July 14, 2021 2 min read
The beautiful island of Fukue is a part of the Goto Islands, and is famous for its nature, seafood, Tsubaki (Camellia) oil and unique udon noodles. Fukue Island is located just off the coast of Nagasaki prefecture, and it is where Haruki Miyazaki-san has decided to set up his workshop. We are very excited to be carrying his knives as part of our Small Makers Series.
Haruki Miyazaki-san, born in 1985, grew up on this beautiful island. Like most Japanese teenagers, he did not know anything about blacksmithing culture until his father taught him the history of steel-forging in Japan. He learned there were blacksmiths in every small town and village that helped the folks in their area with their steel-related needs. As farming was the main industry in Japan for centuries, the blacksmith was an essential part of the local community. More recently, modern technology has started to take over many of these traditional crafts. Japan saw a significant decrease in the number of blacksmith shops that operated across the country. Learning about this history from his father, young Miyazaki-san quickly grew interested in becoming a blacksmith.
He was swift to act, too. After graduating from high school, he travelled worldwide and sought a mentor from whom he could learn. He found a blacksmith, Toshio Ooba, in the city of Fukuoka. Ooba-san is a third-generation blacksmith famous for making a particular knife shape called “Hakata Bocho”. Hataka Bocho is a bunka-shaped knife that is very popular in the region of Hakata.
Miyazaki-san with his teacher, Toshio Ooba-san.
Ooba-san was not interested in taking any apprentices, but in classic hero movie fashion, Miyazaki-san’s enthusiasm moved Ooba-san, and he reconsidered his stance. Miyazaki-san finally started his apprenticeship, which lasted 5 years. Miyazaki-san learned all of the basic blacksmithing skills during his apprenticeship and returned to his home island, where he opened his own workshop. He continued travelling throughout Japan, picking up and mastering new skills from other blacksmiths and knife makers on his travels. One notable person he learned from was Yukinori Shirataka, a well-respected older master famous for forging blades out of recycled iron nails.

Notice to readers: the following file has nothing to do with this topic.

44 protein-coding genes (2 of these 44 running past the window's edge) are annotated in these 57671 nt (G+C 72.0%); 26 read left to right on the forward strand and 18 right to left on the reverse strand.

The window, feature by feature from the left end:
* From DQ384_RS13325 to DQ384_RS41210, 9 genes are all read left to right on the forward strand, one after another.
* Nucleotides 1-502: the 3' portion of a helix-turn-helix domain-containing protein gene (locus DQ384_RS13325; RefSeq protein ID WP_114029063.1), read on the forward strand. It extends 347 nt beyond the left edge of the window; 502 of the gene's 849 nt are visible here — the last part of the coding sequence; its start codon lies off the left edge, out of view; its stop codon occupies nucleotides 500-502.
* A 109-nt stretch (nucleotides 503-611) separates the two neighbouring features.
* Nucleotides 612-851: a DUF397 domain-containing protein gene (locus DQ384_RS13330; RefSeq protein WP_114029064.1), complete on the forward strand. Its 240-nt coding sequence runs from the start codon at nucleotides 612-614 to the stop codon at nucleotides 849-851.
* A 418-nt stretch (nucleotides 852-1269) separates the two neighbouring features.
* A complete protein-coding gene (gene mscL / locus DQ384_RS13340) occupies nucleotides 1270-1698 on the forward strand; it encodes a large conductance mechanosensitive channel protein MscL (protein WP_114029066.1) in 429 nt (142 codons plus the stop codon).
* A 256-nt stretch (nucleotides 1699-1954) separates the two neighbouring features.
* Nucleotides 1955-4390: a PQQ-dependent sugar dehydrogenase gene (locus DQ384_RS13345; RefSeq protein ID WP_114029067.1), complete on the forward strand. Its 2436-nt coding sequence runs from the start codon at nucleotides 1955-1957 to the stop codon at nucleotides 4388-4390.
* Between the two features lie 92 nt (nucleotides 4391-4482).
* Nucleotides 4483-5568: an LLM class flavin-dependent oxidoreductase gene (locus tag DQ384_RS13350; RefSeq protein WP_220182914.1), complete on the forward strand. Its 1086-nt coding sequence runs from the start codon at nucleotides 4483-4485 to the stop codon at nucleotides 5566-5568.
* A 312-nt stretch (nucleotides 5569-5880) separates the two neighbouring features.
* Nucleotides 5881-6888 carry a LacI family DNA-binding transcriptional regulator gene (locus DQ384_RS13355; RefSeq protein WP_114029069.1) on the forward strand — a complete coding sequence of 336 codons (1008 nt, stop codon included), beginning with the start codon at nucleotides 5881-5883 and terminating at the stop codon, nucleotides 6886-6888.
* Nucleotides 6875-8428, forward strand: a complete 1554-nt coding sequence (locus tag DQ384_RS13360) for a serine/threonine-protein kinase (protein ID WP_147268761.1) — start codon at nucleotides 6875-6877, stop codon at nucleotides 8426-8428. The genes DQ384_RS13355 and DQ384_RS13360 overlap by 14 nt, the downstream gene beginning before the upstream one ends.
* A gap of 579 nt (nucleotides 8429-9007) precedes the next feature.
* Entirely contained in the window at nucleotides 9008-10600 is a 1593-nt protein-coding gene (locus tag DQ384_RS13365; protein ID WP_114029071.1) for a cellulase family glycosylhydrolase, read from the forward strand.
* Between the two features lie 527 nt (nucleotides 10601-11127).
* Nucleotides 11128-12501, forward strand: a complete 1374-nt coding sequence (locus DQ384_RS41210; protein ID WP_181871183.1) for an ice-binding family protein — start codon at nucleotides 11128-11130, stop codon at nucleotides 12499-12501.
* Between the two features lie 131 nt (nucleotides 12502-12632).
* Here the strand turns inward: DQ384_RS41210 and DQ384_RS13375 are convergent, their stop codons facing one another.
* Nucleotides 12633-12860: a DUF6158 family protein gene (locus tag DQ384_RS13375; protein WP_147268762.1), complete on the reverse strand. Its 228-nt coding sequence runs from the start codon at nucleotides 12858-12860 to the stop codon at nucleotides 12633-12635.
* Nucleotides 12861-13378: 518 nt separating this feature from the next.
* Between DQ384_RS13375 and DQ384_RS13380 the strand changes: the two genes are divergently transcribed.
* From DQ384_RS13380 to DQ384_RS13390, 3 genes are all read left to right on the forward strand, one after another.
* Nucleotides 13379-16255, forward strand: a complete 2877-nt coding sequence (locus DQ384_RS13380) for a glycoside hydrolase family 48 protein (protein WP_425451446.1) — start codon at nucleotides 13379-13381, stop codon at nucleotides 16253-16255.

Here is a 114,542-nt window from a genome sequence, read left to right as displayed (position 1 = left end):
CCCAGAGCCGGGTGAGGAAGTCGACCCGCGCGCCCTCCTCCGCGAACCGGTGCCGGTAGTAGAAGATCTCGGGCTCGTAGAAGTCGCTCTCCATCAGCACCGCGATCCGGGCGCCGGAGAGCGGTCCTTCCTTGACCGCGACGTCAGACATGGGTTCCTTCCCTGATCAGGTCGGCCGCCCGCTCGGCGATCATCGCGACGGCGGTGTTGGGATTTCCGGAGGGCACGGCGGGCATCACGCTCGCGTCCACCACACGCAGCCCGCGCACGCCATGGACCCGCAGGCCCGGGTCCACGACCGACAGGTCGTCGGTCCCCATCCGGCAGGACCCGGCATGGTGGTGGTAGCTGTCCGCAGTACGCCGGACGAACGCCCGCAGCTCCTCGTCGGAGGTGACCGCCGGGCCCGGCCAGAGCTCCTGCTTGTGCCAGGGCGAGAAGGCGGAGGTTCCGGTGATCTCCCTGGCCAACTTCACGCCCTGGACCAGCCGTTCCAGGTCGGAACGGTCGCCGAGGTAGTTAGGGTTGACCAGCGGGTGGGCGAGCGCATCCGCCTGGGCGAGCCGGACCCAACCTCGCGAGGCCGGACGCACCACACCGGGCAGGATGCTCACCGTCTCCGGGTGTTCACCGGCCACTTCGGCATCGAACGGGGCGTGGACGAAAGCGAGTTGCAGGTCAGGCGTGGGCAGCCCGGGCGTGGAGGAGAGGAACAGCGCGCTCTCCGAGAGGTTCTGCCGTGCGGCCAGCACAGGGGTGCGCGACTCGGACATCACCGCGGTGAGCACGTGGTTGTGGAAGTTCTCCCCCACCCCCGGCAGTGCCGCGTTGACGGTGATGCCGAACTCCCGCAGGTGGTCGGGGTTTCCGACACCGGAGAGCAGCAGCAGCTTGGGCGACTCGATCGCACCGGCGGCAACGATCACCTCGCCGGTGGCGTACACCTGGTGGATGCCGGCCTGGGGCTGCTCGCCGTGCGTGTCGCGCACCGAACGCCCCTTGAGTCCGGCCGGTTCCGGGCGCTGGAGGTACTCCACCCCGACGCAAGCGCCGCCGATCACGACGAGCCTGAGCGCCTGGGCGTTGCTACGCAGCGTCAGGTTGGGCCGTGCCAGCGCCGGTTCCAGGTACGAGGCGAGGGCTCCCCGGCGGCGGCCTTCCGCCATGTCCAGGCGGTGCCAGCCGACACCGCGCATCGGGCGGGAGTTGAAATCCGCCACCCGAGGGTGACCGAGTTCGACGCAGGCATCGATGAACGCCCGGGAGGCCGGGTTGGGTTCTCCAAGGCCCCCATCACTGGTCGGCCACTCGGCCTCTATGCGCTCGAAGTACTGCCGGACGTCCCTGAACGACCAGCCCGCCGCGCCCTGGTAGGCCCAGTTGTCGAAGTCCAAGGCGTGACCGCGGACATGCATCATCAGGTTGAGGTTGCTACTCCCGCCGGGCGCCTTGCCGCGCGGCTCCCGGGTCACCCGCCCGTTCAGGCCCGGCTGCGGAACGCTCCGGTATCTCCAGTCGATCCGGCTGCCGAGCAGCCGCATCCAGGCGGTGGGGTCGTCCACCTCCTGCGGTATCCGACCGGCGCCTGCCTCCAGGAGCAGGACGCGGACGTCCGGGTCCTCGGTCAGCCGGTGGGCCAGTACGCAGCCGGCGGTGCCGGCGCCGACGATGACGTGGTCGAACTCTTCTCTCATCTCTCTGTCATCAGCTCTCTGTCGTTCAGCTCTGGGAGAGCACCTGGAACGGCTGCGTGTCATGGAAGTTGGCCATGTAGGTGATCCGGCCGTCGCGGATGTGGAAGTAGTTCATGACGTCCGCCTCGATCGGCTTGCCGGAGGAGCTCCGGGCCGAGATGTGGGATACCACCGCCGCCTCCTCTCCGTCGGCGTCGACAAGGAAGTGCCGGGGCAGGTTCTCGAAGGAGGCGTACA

Now, 13 years later, Miyazaki-san’s ever-growing interest and enthusiasm for knife making keeps him pushing forward and taking on new challenges. He has been making the same shape of knife for years until very recently when he started forging other shapes, such as Gyutos. We were fortunate enough to work closely with him and developed some shapes that he has never made before, like the 210mm Hakata and Nakiri.
Miyazaki-san's wrought iron-clad (bottom) and stainless-clad (top) series.
Pretty sexy, right?
We’re super proud to be carrying knives from such an adventurous, considerate, and talented blacksmith. We’re currently stocking a wrought iron-clad Aogami Hakata Bunka from Miyazaki-san, and a stunning line of blue carbon steel knives, clad in stainless steel. Like all young blacksmiths, we can’t wait to see where he does in the future. When we asked what he looks for every day after work, he smiled and told us that he always looks forward to seeing his kids smile. How adorable is that?
Naoto came to Canada in 2007 and we aren't letting him go back. After getting angry with his roommate's dull knives, he started to dream of sharp Japanese knives. Naoto graduated from the University of Calgary with a bachelor degree of art, majoring International Relations and finds that selling Japanese knives is his own way of doing international relations. Naoto is our Cultural Ambassador bridging Japan and Canada. You can also see him in SpringHammer looking cool and holding it all together.